Based on Lawrence Block’s novel of the same name and adapted for the screen by Scott Frank (Minority Report) A Walk Among the Tombstones follows the exploits of a former cop, and recovering alcoholic, turned unlicensed PI Matt Scudder (Liam Neeson). Used to operating just outside the law, Scudder is hired by wealthy drug trafficker Kenny Kristo (Dan Stevens) to find the men who kidnapped, tortured, and killed his wife despite the fact that he paid the ransom. As he gets deeper into the case, Scudder discovers that these men have committed this type of crime before, and will do so again.
Despite what some of Liam Neeson’s recent work has suggested, Matt Scudder isn’t a cold-blooded killer. He actually prefers sleuthing to violence. Scudder isn’t a guy you want to mess with, and when push comes to shove, he will fight, but it’s not his first line of offense. Set in 1999, the film has a gritty 1970’s crime noir look and feel. While the murders of the women take place off screen, the results—one victim is cut up, put into garbage bags and tossed into a cemetery pond—underscore the shocking violence of the crimes. Director Scott Frank makes you feel the impact of the murders without having to be particularly graphic on screen.
Scudder is a man who has been beaten down by life, yet still has a strong sense of self. It’s really the perfect role for Neeson. Scudder is a commanding presence, dominating every scene. Neeson’s craggily handsome features are perfect; the kind of guy who by turns can be friendly, but nasty when necessary. A more thoughtful, slightly wiser version of the aging tough guy he’s made his own in the last decade, Neeson’s detective is a man who struggles with regret.
The supporting cast is a strong one. Dan Stevens continues to build on his impressive performance in The Guest as Kenny, the sympathetic, grief-stricken career criminal, Boyd Holbrook is convincing as Kenny’s addicted, and jittery brother. David Harbour and Adam David Thompson are perfect as the serial killers. The chatterbox Harbour makes the skin crawl, while Thompson is quietly terrifying. Also of note is the homeless orphan TJ (Brian “Astro” Bradley”) Scudder takes under his wing to help with research when the library microfiche proves beyond him. Neeson and Bradley have an easy rapport; it would be nice to see their characters relationship evolve in further installments.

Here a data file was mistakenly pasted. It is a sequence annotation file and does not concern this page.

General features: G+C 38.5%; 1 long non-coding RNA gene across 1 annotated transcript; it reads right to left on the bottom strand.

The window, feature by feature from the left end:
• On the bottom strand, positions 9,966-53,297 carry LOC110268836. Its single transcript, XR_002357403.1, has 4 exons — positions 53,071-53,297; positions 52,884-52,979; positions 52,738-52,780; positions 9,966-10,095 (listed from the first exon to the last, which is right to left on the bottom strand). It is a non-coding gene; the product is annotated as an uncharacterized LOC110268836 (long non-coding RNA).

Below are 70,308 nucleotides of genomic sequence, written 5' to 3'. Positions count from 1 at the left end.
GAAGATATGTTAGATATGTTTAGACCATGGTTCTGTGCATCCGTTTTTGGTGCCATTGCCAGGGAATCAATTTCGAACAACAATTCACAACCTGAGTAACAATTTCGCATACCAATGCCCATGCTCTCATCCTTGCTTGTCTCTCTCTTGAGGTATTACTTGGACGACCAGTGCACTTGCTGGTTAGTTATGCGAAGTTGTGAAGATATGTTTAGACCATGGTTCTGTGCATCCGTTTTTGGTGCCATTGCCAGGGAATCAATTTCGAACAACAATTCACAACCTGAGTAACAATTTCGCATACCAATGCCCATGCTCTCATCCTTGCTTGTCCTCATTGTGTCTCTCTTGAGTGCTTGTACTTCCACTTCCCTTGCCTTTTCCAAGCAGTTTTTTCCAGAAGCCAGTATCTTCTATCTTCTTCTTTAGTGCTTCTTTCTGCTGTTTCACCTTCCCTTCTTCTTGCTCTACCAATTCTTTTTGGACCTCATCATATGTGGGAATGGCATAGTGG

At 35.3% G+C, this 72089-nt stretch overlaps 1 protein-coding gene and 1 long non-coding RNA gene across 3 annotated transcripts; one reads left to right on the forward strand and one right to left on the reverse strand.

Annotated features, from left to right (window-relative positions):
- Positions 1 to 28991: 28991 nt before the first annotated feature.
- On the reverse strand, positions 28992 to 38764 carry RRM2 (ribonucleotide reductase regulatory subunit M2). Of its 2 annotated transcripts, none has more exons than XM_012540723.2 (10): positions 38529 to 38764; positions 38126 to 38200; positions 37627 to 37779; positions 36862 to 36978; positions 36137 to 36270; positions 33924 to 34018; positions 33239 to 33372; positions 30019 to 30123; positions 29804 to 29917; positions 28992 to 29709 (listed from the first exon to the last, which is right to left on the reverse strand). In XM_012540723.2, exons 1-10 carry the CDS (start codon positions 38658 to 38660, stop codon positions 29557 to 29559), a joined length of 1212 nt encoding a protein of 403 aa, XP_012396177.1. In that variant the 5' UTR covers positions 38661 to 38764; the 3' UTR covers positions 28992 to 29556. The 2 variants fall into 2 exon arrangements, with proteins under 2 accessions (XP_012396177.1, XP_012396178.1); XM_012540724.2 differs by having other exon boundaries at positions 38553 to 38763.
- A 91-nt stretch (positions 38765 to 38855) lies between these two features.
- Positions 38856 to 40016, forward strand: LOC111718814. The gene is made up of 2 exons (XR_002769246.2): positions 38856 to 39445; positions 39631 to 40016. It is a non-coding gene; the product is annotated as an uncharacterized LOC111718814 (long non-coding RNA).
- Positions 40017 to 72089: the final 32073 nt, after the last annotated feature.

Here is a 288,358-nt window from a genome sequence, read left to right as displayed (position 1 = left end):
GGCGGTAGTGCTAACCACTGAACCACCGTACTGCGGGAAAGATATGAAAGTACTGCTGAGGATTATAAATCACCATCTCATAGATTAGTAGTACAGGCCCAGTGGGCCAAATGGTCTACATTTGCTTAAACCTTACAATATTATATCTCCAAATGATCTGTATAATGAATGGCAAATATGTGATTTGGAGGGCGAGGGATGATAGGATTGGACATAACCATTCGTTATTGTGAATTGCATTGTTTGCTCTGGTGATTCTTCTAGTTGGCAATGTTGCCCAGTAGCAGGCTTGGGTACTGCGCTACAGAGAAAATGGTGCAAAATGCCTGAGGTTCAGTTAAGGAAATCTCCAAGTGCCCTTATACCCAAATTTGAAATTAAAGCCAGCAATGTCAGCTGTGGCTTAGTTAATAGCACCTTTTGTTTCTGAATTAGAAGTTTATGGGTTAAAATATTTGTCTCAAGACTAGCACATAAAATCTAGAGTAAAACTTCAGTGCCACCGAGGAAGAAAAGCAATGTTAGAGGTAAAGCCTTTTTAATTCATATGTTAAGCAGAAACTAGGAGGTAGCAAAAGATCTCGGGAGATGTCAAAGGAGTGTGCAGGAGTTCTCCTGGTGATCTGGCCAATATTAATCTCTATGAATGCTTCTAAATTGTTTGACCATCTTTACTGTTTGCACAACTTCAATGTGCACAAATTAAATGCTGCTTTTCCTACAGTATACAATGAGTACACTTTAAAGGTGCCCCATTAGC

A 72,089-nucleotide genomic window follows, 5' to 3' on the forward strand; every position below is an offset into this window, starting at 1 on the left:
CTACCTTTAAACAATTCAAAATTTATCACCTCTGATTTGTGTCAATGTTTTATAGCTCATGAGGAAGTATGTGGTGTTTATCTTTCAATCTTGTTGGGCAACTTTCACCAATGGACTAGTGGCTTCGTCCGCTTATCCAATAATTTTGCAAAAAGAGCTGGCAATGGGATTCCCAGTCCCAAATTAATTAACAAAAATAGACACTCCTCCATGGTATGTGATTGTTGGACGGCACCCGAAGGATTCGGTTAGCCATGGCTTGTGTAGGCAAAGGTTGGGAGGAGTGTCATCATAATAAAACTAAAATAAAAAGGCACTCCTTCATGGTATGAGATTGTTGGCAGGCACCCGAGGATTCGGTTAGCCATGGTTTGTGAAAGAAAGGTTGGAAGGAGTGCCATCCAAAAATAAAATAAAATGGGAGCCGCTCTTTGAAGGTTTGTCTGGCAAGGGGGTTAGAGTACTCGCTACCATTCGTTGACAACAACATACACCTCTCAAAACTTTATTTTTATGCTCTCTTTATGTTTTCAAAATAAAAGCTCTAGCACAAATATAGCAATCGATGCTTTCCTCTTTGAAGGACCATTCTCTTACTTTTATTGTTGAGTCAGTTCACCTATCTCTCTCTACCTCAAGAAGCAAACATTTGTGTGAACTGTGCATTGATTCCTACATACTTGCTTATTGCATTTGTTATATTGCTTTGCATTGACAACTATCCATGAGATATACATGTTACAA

While A Walk Among the Tombstones doesn’t break any new ground in the thriller genre, an engaging story and strong cast make this one well worth recommending.
Presented in the 2.40:1 aspect ratio, Universal has provided an excellent 1080p transfer. While the overall look of the film is rather gloomy, shadow detail is excellent. Skin tones look natural, and colors are well saturated. Textures are abundant throughout, and there are no digital compression issues, or artifacts to mention.
The 5.1 DTS-HD Master Audio mix fits the material well, providing a solid ambient surround experience. Dialogue is clear and concise, never getting drowned out by ambient effects. Deep bass impact is apparent is several scenes, and effects are panned throughout the soundstage fairly well.
English SDH, French and Spanish subtitles are included.
The following extras are available:
- A Look Behind the Tombstones (HD, 12:08) A standard EPK featuring interviews with the filmmakers and cast, along with a look at activity on the set.
- Matt Scudder: Private Eye (HD, 6:27) Author Lawrence Block and director Scott Frank discuss the creation of Matt Scudder, and the process of bringing him to the screen.
- DVD copy of the film.
- UltraViolet copy of the film.
- iTunes digital copy.
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